It won’t be as fast as a more road-oriented machine, but you’ll be happier with the gearing as the road gets steeper.
Spend more time in urban areas?
Then go for the bikes fitted out for life in the city – look for mudguards, a rear rack, kickstand, easy pannier attachment points and perhaps dynamo lighting.
Frame and Geometry
One of the most obvious things about a hybrid frame is that has what is called a “relaxed geometry” that is designed to position the rider in a more upright riding posture. It does this by making the head post a little longer than normal, and the top post a little shorter.
Naturally, this upright riding position is excellent in city traffic.
It allows more control, puts much less strain on the arms and back, and helps you keep a sharp eye on what is happening in the traffic around you.
Most hybrid bike frames will be made of aluminium, and to a lesser extent, steel or carbon fiber.
Steel and Carbon Fiber
Steel is probably the most uncommon, except of the least expensive models. While steel-framed bikes ride well and look very good, they do tend to produce heavier bikes that won’t be much fun on the hills.
At the other end of the scale, carbon fiber is starting to appear on some hybrids. They are obviously lighter and faster, and generally more efficient as they do a better job of transferring power from the pedals to the wheel – but they are expensive.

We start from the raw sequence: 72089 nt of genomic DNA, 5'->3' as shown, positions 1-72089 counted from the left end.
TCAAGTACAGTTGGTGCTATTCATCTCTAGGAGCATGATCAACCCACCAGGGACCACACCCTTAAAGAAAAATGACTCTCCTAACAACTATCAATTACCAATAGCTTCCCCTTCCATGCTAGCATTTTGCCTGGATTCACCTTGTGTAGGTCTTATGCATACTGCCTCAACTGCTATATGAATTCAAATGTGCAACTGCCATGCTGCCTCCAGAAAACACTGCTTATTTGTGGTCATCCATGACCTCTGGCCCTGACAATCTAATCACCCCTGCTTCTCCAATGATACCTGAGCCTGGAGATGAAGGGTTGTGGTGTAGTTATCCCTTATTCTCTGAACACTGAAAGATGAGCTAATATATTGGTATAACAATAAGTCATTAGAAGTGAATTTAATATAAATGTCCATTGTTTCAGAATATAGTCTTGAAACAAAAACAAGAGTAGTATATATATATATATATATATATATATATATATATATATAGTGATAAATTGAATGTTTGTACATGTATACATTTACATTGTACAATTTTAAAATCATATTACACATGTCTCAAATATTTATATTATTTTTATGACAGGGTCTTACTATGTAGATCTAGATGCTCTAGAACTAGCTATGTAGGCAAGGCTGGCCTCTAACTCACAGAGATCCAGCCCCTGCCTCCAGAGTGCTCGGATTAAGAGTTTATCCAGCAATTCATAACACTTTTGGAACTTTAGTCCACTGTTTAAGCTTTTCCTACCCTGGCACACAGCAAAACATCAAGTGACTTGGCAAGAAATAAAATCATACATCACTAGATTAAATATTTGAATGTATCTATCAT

Neatly in the middle, then, is aluminium. It is light, tough, lasts for years and is easily worked to produce good-looking machines, and for this reason is undoubtedly the most common material used for hybrid frames.
Quite often the frame top tube slopes down from the front of the bike to the saddle (rather than horizontally) in order to make mounting a dismounting a little easier.
Although not strictly part of the frame, the better hybrid bikes have flat handlebars (as in mountain bikes) and not the dropped bars you will find on road bikes.
These flat bars do two things:
- Help you ride in a more upright position; and
- Make it easier to use the gear shifts and brakes.
Sizing options depend very much on the manufacturer, but many offer multiple sizes. Usually the seats can be adjusted to accommodate most riders, but very tall or very short riders might need to look closely at sizing charts.
Those hybrids that lean a little more towards off-road riding normally have a suspension fork. Although not usually offering the degree of travel found on dedicated mountain bikes, such forks do offer a marked increase in comfort on rougher terrain.
Quite often these forks are made of carbon fiber, which is better at absorbing shocks when you go off-road.
There’s quite a wide variation in drivetrain options and, as always, money talks.
The more you pay the more likely you are to get a quality groupset, and that quality in turn means that you need less effort to shift gears, and the gear-change itself goes more smoothly.
If hills are an issue where you live, then the actual gear ratios available may be more important than the quality of the gear change.
Tommaso La Forma crank
Two and three rings on the front are common, with 21-speed gears probably being the most usual option. Two rings are generally considered to be a little easier to use and maintain, and less liable to miss a change.
If you don’t fancy a derailleur at the rear, you can also find hub gears and machines with single speeds (which of course will normally be cheaper).